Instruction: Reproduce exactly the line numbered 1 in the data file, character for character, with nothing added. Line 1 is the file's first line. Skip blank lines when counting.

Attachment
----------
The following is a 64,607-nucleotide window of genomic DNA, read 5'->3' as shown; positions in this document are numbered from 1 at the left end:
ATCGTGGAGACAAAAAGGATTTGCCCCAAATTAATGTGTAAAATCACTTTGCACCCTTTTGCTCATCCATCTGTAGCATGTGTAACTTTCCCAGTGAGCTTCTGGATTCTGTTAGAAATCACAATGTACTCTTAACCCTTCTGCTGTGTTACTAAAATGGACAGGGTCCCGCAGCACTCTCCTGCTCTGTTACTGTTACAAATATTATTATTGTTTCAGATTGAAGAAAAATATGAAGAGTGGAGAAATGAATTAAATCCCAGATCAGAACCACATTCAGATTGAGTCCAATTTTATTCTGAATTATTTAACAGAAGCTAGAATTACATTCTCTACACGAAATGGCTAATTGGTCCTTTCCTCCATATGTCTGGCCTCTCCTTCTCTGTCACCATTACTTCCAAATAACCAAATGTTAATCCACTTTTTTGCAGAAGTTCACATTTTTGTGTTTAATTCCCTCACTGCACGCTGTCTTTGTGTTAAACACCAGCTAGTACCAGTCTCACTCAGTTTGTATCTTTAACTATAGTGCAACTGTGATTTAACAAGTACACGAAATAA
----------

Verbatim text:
The following is a 64,607-nucleotide window of genomic DNA, read 5'->3' as shown; positions in this document are numbered from 1 at the left end: